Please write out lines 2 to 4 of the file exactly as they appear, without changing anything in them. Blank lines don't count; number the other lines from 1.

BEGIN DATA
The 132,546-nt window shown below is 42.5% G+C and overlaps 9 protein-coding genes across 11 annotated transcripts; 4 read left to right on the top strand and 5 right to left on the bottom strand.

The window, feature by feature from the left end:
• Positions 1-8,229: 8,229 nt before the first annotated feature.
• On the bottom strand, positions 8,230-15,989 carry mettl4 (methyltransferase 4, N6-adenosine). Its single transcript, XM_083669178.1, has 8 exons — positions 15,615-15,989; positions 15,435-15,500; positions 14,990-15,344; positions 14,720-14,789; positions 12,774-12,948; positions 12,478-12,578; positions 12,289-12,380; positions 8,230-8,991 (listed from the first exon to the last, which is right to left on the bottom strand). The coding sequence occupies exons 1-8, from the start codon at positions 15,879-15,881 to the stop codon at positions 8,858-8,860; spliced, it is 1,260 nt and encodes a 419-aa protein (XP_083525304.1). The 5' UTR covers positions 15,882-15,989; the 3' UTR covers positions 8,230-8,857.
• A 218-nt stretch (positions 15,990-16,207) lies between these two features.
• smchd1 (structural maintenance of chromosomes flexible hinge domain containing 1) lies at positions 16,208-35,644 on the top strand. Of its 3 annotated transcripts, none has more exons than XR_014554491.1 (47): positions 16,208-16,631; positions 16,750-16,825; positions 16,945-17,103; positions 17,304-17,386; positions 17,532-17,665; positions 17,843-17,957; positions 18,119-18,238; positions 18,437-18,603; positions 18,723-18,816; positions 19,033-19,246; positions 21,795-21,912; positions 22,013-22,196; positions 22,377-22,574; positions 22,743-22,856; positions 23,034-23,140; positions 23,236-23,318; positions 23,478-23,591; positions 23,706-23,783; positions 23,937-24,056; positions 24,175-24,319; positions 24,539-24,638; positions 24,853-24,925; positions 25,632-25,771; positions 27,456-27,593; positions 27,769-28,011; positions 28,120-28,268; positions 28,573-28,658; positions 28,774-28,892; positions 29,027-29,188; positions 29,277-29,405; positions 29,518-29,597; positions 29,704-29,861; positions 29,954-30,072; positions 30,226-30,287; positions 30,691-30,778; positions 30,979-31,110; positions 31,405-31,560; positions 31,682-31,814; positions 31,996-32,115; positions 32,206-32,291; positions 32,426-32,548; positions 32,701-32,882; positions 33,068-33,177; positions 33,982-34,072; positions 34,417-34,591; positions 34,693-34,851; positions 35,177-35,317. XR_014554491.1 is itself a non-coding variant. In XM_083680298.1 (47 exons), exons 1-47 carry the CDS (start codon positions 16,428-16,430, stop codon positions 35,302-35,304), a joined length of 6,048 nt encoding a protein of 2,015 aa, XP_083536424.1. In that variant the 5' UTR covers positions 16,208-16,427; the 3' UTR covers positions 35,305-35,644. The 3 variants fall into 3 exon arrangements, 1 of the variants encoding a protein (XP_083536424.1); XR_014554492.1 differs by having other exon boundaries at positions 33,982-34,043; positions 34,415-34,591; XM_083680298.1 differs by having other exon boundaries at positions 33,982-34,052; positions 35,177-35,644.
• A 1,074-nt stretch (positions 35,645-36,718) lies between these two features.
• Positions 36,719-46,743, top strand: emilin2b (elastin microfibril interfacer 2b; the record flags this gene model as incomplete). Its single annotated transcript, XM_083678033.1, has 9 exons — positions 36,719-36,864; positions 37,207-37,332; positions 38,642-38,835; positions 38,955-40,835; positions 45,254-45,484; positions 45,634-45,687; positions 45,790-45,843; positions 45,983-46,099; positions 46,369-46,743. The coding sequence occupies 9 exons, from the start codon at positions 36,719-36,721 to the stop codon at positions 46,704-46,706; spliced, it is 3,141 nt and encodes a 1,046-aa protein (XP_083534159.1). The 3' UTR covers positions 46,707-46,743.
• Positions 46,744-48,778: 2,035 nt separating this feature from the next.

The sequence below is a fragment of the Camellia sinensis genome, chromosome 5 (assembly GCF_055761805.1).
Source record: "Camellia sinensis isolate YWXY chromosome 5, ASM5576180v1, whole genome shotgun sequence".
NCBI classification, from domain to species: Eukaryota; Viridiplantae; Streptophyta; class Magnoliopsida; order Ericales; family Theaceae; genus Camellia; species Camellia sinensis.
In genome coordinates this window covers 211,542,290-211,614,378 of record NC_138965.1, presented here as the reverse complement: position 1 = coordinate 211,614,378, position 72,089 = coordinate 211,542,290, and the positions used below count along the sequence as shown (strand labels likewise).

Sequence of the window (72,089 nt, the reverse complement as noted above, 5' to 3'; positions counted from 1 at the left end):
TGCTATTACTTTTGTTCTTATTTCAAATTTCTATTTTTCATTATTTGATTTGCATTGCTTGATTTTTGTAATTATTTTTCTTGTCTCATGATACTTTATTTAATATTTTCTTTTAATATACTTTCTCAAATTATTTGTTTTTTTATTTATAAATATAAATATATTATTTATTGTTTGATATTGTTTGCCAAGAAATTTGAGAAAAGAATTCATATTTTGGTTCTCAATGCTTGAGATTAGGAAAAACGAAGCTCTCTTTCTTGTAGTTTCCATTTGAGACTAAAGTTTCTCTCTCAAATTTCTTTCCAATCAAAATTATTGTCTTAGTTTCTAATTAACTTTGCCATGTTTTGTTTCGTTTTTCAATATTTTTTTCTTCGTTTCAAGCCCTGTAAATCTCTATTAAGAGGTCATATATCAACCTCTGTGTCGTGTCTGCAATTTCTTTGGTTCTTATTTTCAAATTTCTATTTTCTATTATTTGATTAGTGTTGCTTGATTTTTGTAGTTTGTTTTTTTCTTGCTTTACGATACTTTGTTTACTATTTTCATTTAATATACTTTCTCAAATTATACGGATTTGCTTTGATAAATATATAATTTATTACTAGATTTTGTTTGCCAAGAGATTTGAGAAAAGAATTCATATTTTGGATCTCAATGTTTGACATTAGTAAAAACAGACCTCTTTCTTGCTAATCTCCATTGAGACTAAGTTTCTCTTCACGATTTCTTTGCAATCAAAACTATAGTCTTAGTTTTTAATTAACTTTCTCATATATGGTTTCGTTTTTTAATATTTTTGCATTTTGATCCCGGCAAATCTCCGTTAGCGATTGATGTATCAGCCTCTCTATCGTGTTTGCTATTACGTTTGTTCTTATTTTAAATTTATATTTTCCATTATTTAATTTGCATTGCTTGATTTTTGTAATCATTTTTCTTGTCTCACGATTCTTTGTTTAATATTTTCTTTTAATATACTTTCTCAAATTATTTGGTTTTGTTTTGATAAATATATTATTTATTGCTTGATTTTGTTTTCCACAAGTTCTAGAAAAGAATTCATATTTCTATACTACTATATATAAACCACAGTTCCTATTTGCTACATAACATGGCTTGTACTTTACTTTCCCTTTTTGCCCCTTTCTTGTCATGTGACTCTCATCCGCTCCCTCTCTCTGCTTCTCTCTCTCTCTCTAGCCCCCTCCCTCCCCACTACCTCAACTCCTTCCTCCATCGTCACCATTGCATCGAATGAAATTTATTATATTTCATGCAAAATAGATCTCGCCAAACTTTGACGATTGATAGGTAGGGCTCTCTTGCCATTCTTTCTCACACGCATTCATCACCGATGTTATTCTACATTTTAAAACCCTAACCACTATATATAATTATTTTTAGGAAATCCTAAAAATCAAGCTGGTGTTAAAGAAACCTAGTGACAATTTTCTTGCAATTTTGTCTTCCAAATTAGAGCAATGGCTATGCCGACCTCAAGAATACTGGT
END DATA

The window, feature by feature from the left end:
• Positions 1-8,229: 8,229 nt before the first annotated feature.
• On the bottom strand, positions 8,230-15,989 carry mettl4 (methyltransferase 4, N6-adenosine). Its single transcript, XM_083669178.1, has 8 exons — positions 15,615-15,989; positions 15,435-15,500; positions 14,990-15,344; positions 14,720-14,789; positions 12,774-12,948; positions 12,478-12,578; positions 12,289-12,380; positions 8,230-8,991 (listed from the first exon to the last, which is right to left on the bottom strand). The coding sequence occupies exons 1-8, from the start codon at positions 15,879-15,881 to the stop codon at positions 8,858-8,860; spliced, it is 1,260 nt and encodes a 419-aa protein (XP_083525304.1). The 5' UTR covers positions 15,882-15,989; the 3' UTR covers positions 8,230-8,857.